Candide is a 1759 French satire by the Enlightenment philosopher Voltaire. The novella begins with a young man, Candide, who is living a sheltered life in an Edenic paradise and being indoctrinated with Leibnizian optimism by his tutor, Pangloss. The work describes the abrupt cessation of this existence, followed by Candide's slow, painful disillusionment as he witnesses and experiences great hardships in the world. Voltaire concludes with Candide, if not outright rejecting optimism, advocating an enigmatic precept, "we must cultivate our garden", in lieu of the Leibnizian mantra of Pangloss, "all is for the best in the best of all possible worlds". Candide is known for its sarcastic tone and its erratic, fantastical, and fast-moving plot. With a story similar to that of a more serious bildungsroman or picaresque novel, it parodies many adventure and romance clichés, the struggles of which are caricatured in a tone that is mordantly matter-of-fact. Still, the events discussed are often based on historical happenings, such as the Seven Years' War and the 1755 Lisbon earthquake. As philosophers of Voltaire's day contended with the problem of evil, so too does Candide in this short novel, albeit more directly and humorously. Immediately after its secretive publication, the book was widely banned because it contained religious blasphemy, political sedition and intellectual hostility hidden under a thin veil of naïveté. Today, Candide is recognised as Voltaire's magnum opus.
La Peau de chagrin is an 1831 novel by French novelist and playwright Honoré de Balzac (1799-1850). Set in early 19th-century Paris, it tells the story of a young man who finds a magic piece of shagreen that fulfills his every desire. For each wish granted, however, the skin shrinks and consumes a portion of his physical energy. La Peau de chagrin belongs to the Études philosophiques group of Balzac's sequence of novels, La Comédie humaine. Although the novel uses fantastic elements, its main focus is a realistic portrayal of the excesses of bourgeois materialism. The book's central theme is the conflict between desire and longevity. The magic skin represents the owner's life force, which is depleted through every expression of will, especially when it is employed for the acquisition of power. Ignoring a caution from the shopkeeper who offers the skin to him, the protagonist greedily surrounds himself with wealth, only to find himself miserable and decrepit at the story's end. La Peau de chagrin firmly established Balzac as a writer of significance in France and abroad. His social circle widened significantly, and he was sought eagerly by publishers for future projects. It inspired Giselher Klebe's opera Die tödlichen Wünsche and may have influenced Oscar Wilde's novel The Picture of Dorian Gray.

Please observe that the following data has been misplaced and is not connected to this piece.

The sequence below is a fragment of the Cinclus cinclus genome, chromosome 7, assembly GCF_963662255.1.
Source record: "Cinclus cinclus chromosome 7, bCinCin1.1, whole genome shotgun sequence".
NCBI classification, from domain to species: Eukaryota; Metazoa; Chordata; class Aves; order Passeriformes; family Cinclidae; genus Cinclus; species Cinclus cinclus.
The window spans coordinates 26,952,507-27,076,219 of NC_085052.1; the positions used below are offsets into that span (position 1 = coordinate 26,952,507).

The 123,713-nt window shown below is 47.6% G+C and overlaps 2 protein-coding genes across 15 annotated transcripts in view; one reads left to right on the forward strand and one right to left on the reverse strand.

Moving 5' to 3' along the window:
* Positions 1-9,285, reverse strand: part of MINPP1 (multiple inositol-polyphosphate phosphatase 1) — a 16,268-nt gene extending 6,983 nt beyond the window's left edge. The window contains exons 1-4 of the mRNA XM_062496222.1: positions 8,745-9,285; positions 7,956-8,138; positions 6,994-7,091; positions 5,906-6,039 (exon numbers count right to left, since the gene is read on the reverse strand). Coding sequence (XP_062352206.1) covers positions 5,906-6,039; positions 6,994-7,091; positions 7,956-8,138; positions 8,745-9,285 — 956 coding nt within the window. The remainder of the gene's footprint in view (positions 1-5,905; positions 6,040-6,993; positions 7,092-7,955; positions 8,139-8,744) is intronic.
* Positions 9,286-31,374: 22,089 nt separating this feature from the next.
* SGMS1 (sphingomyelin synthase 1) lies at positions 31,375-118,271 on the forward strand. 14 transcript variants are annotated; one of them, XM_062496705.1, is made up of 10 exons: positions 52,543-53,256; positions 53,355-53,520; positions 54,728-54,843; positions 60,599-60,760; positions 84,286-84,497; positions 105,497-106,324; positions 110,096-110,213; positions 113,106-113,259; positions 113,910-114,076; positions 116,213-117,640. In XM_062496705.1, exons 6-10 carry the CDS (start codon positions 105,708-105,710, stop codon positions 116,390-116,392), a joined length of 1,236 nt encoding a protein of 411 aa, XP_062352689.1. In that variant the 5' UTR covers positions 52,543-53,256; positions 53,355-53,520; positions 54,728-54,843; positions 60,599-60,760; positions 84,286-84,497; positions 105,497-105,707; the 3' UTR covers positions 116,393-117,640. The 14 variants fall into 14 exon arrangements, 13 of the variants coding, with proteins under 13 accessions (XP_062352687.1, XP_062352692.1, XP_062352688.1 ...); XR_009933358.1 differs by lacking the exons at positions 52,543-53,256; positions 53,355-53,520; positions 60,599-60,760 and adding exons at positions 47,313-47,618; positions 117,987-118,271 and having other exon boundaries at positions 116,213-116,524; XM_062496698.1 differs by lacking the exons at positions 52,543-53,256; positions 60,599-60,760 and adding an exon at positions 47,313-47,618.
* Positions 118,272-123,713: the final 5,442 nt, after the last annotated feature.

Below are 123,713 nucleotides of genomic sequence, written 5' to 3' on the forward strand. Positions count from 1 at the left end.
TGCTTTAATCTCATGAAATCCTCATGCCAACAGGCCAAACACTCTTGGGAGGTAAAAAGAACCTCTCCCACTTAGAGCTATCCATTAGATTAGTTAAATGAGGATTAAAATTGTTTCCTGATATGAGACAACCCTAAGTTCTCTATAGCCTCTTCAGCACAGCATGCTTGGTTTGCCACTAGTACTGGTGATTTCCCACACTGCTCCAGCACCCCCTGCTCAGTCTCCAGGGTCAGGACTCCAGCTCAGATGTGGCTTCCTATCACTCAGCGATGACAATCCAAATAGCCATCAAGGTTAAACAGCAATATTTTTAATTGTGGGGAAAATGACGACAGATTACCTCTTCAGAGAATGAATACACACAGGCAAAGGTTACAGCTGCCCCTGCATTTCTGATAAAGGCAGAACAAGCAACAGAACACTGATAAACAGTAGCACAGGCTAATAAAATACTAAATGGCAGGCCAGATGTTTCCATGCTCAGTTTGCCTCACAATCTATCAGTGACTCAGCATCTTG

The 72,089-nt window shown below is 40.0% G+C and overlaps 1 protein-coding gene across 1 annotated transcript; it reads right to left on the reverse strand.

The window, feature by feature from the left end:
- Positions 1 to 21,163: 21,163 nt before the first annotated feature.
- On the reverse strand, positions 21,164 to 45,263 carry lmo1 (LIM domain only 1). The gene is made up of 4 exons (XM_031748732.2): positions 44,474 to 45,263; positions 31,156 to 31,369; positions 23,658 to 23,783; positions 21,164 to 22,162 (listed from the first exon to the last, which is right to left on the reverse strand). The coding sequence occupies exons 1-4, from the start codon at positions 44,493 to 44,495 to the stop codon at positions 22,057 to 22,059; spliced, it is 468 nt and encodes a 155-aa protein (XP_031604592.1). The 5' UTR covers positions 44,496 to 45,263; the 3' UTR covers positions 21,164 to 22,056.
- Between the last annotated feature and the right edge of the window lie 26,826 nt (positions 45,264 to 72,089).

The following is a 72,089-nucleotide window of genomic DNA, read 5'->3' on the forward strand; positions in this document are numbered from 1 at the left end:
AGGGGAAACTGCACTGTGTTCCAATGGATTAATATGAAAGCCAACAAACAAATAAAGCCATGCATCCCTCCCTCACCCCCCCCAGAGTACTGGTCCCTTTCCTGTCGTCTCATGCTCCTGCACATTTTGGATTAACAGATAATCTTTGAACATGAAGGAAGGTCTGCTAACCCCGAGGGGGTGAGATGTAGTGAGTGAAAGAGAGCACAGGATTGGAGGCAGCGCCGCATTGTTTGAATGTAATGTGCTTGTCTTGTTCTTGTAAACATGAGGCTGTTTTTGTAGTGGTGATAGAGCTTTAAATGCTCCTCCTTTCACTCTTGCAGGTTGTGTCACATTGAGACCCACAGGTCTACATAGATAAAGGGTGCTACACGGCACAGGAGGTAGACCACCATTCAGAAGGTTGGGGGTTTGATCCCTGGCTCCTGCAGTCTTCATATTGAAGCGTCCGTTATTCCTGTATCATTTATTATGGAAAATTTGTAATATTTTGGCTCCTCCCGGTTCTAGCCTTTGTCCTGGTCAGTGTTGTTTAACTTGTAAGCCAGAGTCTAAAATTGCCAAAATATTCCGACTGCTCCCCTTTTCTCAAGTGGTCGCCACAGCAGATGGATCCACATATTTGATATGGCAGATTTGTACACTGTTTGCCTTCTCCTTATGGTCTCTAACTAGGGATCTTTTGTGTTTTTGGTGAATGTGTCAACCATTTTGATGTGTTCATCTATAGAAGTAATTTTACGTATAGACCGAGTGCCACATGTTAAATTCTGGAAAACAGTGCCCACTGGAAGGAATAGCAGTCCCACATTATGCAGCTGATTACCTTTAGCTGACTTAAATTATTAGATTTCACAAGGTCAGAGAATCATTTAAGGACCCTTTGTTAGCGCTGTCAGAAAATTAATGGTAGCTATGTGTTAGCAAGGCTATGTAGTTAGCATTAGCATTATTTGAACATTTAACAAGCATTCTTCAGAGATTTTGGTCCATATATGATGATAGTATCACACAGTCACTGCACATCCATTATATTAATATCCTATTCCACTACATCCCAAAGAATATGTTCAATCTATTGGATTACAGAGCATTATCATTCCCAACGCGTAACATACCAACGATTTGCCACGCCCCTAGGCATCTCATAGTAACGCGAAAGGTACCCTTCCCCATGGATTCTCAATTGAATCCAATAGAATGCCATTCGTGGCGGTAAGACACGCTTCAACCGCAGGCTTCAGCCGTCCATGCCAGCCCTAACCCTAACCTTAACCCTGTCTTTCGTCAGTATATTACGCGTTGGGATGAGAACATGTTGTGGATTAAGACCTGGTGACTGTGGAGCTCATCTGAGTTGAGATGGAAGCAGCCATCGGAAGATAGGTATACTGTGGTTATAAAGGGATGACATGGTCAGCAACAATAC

Le Père Goriot is an 1835 novel by French novelist and playwright Honoré de Balzac, included in the Scènes de la vie privée section of his novel sequence La Comédie humaine. Widely considered as Balzac's most important novel, it marks the first serious use by the author of characters who had appeared in other books, a technique that distinguishes Balzac's fiction and makes La Comédie humaine unique among bodies of work. It is also noted as an example of his realist style, using minute details to create character and subtext. Set in Paris in 1819, Le Père Goriot follows the intertwined lives of three characters: the elderly doting Goriot; a mysterious criminal-in-hiding named Vautrin; and a naive law student named Eugène de Rastignac. The story takes place during the Bourbon Restoration, which brought about profound changes in French society; the struggle of individuals to secure upper-class status is ubiquitous in the book. The novel was released to mixed reviews. Some critics praised the author for his complex characters and attention to detail; others condemned him for his many depictions of corruption and greed. A favorite of Balzac's, the book quickly won widespread popularity and has often been adapted for film and the stage.